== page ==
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Trans Cinema Is Here and Now: 6 Highlights From Frameline, Plus 6 Trans Films You Should Check Out at Outfest

Trans Cinema Is Here and Now: 6 Highlights From Frameline, Plus 6 Trans Films You Should Check Out at Outfest

It’s about time that a multifaceted and diverse representation of
trans themes, stories, and characters that mirror, validate, educate, and
empower trans folks are being expressed and seen through the medium of
film/media! Trans Cinema is hot, here, and now! More trans stories are expressed
in film/media than ever before. As a queer, trans filmmaker and artist, I am
excited to see so many empowering new trans films being made! During Frameline:
The San Francisco International LGBT Film Festival, I saw several amazing, diverse,
and riveting trans feature films; Kumu
Hina
, Drunktown’s Finest, 52 Tuesdays, and Something Must Break as well as two trans shorts film programs; Transtastic!
and The City Of Shy Hunters. The City Of Shy Hunters is a new trans shorts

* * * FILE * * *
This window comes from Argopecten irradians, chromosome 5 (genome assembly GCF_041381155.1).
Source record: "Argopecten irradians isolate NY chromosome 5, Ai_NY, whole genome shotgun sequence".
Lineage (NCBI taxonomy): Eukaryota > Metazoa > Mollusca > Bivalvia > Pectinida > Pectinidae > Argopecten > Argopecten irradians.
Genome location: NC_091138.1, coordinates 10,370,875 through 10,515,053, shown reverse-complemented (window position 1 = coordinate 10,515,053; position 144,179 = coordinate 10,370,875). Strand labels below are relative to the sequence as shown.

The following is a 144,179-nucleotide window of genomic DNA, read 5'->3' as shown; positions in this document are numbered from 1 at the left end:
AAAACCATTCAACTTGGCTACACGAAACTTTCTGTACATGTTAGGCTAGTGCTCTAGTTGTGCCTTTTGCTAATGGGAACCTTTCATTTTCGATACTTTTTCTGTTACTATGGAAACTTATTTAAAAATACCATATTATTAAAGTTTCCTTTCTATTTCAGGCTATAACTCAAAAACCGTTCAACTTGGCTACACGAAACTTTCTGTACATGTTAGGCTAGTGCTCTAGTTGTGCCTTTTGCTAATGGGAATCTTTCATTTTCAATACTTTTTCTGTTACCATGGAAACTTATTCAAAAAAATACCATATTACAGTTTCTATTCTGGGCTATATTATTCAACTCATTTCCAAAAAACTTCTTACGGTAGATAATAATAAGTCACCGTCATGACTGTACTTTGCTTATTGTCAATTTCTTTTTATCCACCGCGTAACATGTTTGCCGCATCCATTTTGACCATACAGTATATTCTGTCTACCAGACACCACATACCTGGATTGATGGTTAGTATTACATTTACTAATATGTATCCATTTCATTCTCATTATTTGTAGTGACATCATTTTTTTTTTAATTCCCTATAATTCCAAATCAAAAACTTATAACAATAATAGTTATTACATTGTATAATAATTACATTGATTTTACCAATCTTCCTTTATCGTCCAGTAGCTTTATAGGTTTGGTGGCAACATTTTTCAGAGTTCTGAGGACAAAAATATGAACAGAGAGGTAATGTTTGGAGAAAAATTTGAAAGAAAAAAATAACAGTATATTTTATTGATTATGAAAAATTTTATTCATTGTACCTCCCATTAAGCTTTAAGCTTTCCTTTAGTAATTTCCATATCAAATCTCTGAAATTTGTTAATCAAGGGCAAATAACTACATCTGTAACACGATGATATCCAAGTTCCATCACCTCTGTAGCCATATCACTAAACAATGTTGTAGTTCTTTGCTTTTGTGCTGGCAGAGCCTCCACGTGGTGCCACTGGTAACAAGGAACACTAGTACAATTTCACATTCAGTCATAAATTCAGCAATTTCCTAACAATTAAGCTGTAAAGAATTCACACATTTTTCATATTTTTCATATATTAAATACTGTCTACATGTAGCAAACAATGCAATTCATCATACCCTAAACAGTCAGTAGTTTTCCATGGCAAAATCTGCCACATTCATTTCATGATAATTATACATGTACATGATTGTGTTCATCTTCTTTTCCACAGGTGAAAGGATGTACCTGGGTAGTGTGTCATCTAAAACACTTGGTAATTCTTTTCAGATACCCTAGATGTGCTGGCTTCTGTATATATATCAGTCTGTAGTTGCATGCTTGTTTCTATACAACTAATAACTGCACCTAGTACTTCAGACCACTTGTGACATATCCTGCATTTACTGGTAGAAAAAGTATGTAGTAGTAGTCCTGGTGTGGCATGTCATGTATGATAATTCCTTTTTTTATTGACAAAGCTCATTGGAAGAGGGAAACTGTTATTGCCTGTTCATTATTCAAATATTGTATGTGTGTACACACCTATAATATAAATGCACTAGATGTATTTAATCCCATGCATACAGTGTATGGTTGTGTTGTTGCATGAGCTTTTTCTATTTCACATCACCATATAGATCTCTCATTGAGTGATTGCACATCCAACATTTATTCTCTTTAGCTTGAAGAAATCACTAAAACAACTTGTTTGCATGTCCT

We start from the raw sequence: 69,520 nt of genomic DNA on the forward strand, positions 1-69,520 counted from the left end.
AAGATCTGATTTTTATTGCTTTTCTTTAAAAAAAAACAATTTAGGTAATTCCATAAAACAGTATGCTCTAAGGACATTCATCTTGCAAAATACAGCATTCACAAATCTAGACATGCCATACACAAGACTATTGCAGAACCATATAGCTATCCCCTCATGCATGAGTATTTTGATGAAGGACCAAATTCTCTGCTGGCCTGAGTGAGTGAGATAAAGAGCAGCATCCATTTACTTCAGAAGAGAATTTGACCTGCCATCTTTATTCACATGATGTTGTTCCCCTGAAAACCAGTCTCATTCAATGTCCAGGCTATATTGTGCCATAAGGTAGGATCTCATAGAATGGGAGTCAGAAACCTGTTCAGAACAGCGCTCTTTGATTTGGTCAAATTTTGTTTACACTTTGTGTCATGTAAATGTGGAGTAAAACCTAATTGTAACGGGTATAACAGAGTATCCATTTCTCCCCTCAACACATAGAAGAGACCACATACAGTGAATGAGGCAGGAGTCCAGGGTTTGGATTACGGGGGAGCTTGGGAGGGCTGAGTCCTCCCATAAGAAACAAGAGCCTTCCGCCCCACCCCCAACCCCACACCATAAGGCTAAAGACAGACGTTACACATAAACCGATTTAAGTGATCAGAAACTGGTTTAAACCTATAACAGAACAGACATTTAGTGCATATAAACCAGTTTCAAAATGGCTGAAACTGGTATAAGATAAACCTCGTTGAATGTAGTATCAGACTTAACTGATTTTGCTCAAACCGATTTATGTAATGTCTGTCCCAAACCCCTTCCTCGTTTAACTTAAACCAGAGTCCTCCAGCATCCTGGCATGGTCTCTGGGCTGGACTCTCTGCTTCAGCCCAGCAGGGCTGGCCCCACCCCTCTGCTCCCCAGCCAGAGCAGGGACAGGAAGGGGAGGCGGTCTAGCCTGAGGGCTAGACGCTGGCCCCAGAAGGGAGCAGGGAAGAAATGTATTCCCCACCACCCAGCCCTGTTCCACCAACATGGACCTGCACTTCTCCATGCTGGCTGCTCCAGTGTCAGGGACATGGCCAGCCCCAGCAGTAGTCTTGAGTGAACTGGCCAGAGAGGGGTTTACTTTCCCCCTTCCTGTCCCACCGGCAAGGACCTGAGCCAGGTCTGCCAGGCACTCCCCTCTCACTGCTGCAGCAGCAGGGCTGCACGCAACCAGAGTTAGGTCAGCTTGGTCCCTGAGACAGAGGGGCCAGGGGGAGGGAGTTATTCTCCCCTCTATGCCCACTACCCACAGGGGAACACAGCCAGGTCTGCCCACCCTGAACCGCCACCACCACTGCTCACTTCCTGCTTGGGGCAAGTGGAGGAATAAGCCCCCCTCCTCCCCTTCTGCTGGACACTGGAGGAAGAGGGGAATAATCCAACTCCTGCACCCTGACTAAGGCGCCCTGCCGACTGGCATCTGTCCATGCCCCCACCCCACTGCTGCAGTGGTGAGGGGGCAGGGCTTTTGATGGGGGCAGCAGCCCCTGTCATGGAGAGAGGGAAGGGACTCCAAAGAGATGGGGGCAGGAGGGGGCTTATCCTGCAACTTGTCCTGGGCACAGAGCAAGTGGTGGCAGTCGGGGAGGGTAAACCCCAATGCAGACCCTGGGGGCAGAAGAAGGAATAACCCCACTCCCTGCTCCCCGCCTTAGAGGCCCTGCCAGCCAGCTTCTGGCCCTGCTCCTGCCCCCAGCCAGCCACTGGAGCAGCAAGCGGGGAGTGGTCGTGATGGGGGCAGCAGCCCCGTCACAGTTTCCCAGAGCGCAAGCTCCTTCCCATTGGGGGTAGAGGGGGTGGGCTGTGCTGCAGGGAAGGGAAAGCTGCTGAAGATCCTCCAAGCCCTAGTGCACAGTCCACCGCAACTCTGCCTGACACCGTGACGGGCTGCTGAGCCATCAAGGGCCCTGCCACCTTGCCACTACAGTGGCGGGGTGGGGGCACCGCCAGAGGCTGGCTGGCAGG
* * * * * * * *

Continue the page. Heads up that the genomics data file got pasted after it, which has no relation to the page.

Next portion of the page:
program that focuses solely on trans masculine films. This was the first year
that it debuted at Frameline.

This year at Frameline, I didn’t have a chance to see every single
trans feature film because there were just too many of them! Where as in years past, I did see every trans feature film in the festival line-up as well as Transtastic!, the trans shorts program,
curated by the talented and wonderful, Shawna Virago and The San Francisco
Transgender Film Festival. Virago is a San Francisco based transgender musician,
writer, performer, and the Artistic Director of the San Francisco Transgender
Film Festival. Either way, here’s some highlights:

Who Do You Think You Are?

One of my favorites from this year’s Transtastic! line-up were
Who Do You Think You Are? A narrative
French short film by Marie Loustalot. I resonated with the trans protagonist,
enjoyed the story, sound design, and the pacing of the film. I would like to
see this short made into a feature. I am partial towards French Cinema; contemporary
as well as the French New Wave.

Transforming Family

Transforming Family, directed by Canadian, Remy Huberdeau is a